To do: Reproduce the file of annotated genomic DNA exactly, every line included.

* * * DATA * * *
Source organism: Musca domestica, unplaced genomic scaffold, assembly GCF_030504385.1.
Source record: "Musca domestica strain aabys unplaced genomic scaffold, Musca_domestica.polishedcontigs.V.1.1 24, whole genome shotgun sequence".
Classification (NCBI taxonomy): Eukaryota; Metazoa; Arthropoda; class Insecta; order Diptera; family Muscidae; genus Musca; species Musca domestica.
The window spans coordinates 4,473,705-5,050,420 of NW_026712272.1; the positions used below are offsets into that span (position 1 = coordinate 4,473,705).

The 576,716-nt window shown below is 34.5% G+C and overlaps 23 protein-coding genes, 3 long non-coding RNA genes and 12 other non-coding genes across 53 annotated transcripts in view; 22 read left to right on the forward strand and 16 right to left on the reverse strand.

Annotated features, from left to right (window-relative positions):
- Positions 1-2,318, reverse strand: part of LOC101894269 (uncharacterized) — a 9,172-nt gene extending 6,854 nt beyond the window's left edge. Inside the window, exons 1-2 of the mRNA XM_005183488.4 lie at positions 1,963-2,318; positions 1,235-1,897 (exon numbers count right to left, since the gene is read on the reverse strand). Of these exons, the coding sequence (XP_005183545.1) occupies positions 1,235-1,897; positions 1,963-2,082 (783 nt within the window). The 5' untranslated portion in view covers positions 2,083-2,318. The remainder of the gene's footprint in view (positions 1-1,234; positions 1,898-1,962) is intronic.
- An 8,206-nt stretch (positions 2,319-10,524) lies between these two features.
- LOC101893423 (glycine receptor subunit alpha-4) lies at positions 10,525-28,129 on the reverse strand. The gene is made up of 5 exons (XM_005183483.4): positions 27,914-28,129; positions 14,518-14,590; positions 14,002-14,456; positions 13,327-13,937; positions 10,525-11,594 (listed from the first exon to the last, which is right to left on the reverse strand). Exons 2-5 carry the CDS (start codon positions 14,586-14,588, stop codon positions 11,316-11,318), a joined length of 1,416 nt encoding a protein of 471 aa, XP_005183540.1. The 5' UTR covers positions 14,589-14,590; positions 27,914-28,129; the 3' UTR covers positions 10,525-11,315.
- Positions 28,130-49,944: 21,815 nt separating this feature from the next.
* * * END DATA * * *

Source organism: Musca domestica, unplaced genomic scaffold, assembly GCF_030504385.1.
Source record: "Musca domestica strain aabys unplaced genomic scaffold, Musca_domestica.polishedcontigs.V.1.1 24, whole genome shotgun sequence".
Classification (NCBI taxonomy): Eukaryota; Metazoa; Arthropoda; class Insecta; order Diptera; family Muscidae; genus Musca; species Musca domestica.
The window spans coordinates 4,473,705-5,050,420 of NW_026712272.1; the positions used below are offsets into that span (position 1 = coordinate 4,473,705).

The 576,716-nt window shown below is 34.5% G+C and overlaps 23 protein-coding genes, 3 long non-coding RNA genes and 12 other non-coding genes across 53 annotated transcripts in view; 22 read left to right on the forward strand and 16 right to left on the reverse strand.

Annotated features, from left to right (window-relative positions):
- Positions 1-2,318, reverse strand: part of LOC101894269 (uncharacterized) — a 9,172-nt gene extending 6,854 nt beyond the window's left edge. Inside the window, exons 1-2 of the mRNA XM_005183488.4 lie at positions 1,963-2,318; positions 1,235-1,897 (exon numbers count right to left, since the gene is read on the reverse strand). Of these exons, the coding sequence (XP_005183545.1) occupies positions 1,235-1,897; positions 1,963-2,082 (783 nt within the window). The 5' untranslated portion in view covers positions 2,083-2,318. The remainder of the gene's footprint in view (positions 1-1,234; positions 1,898-1,962) is intronic.
- An 8,206-nt stretch (positions 2,319-10,524) lies between these two features.
- LOC101893423 (glycine receptor subunit alpha-4) lies at positions 10,525-28,129 on the reverse strand. The gene is made up of 5 exons (XM_005183483.4): positions 27,914-28,129; positions 14,518-14,590; positions 14,002-14,456; positions 13,327-13,937; positions 10,525-11,594 (listed from the first exon to the last, which is right to left on the reverse strand). Exons 2-5 carry the CDS (start codon positions 14,586-14,588, stop codon positions 11,316-11,318), a joined length of 1,416 nt encoding a protein of 471 aa, XP_005183540.1. The 5' UTR covers positions 14,589-14,590; positions 27,914-28,129; the 3' UTR covers positions 10,525-11,315.
- Positions 28,130-49,944: 21,815 nt separating this feature from the next.